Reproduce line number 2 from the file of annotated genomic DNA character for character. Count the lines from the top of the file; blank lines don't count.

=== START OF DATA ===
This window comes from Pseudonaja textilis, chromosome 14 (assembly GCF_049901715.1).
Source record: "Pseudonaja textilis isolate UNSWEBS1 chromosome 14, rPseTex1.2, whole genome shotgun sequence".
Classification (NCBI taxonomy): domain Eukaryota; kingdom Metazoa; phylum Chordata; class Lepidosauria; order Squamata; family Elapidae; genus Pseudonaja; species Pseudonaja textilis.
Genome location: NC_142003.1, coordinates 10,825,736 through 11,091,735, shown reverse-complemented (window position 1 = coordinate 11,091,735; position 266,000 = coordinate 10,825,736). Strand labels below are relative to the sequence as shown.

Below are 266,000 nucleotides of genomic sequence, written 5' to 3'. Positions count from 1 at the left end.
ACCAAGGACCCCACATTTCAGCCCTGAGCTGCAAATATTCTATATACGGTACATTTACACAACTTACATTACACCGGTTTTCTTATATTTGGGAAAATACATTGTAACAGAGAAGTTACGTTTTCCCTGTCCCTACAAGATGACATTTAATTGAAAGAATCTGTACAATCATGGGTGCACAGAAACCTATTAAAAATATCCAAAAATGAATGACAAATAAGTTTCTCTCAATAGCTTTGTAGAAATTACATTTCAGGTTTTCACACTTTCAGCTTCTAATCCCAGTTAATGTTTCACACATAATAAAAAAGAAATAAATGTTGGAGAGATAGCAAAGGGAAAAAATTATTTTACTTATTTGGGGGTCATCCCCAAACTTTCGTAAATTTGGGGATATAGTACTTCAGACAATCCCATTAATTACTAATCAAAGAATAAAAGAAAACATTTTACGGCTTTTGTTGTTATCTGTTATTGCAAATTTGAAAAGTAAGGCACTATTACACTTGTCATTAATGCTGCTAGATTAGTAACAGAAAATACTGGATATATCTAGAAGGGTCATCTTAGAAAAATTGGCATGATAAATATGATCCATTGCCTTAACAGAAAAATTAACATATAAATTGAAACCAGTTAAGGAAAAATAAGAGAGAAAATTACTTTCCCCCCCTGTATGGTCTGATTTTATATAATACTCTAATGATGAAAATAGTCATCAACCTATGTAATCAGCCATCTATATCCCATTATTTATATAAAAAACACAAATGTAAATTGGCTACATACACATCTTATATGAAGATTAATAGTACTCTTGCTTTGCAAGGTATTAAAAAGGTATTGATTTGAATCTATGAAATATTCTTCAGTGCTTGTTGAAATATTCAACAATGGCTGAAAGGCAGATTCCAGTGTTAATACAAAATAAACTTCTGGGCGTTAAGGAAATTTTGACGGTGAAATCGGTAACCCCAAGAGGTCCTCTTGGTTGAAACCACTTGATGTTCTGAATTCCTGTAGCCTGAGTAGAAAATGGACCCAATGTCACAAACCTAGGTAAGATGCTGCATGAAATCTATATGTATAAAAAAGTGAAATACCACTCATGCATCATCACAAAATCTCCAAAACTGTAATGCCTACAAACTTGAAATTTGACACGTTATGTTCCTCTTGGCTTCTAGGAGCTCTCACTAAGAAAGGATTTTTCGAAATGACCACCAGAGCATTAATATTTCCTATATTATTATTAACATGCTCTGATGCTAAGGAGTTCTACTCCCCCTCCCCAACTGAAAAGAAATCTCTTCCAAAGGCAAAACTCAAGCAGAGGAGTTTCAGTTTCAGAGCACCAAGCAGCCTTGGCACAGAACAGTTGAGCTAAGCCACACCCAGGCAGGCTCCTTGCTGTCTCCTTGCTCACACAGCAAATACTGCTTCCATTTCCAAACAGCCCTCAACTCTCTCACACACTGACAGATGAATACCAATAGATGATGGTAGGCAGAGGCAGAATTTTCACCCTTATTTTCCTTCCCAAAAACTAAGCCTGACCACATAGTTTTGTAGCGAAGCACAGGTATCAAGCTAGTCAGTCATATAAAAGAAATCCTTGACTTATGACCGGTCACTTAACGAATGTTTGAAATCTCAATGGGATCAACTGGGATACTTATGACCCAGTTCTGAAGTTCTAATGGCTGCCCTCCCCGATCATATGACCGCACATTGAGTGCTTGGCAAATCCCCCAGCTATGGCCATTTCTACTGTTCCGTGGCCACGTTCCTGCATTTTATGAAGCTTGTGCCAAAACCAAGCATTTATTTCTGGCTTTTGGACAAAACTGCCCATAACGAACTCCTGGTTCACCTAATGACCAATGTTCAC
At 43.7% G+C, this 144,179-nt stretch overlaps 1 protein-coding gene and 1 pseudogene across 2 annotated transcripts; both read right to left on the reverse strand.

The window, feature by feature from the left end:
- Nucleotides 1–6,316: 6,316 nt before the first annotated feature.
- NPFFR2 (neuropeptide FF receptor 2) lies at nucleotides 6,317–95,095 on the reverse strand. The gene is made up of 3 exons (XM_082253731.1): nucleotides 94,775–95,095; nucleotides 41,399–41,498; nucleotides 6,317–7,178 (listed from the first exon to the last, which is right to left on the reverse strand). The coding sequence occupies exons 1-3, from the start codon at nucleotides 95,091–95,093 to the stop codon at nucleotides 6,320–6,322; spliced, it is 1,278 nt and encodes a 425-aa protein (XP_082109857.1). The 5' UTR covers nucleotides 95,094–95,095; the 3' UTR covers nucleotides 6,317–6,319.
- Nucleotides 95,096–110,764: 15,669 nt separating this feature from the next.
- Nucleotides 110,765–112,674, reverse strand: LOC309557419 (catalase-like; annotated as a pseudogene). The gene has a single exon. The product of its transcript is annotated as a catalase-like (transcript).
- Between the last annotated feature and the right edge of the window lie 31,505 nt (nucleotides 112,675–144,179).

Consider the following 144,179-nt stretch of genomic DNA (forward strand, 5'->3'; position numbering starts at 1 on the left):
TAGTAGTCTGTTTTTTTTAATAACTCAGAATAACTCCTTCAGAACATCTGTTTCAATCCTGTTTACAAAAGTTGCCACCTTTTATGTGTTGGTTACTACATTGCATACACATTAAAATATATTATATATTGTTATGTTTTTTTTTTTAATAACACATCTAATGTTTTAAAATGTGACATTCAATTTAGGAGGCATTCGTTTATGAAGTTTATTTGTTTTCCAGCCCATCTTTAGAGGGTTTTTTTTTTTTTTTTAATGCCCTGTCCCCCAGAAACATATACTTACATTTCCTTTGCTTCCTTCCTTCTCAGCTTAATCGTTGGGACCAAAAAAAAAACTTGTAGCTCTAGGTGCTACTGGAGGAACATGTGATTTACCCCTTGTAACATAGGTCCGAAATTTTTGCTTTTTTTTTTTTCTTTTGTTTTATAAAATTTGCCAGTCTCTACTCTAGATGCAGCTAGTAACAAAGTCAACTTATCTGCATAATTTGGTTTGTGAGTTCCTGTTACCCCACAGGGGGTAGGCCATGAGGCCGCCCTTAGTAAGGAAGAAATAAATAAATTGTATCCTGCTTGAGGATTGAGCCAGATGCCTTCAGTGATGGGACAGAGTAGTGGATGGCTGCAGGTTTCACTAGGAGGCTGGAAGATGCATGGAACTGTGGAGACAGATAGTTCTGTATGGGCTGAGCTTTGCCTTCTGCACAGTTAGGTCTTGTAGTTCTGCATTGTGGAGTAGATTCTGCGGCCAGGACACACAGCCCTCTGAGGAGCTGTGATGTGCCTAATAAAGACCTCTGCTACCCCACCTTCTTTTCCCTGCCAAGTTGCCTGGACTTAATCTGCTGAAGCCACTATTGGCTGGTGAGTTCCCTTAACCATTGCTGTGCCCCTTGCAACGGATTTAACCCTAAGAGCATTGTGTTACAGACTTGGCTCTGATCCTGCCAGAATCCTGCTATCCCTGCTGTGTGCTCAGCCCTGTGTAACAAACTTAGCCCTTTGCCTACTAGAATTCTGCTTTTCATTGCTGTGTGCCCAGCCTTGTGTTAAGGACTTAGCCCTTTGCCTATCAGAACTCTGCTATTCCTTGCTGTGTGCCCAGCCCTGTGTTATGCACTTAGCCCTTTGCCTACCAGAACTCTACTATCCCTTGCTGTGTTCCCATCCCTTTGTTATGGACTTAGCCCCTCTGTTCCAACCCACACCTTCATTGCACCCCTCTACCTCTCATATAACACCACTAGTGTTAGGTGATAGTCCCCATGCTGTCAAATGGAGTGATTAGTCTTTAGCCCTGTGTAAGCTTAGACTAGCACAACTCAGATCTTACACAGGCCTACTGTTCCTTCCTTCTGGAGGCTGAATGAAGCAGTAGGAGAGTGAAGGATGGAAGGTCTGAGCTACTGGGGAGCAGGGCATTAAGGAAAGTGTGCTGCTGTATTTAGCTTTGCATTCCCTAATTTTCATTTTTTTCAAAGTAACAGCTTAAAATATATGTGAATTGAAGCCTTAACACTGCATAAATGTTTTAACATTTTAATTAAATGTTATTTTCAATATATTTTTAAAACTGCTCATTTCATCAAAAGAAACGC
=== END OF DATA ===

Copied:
Source record: "Pseudonaja textilis isolate UNSWEBS1 chromosome 14, rPseTex1.2, whole genome shotgun sequence".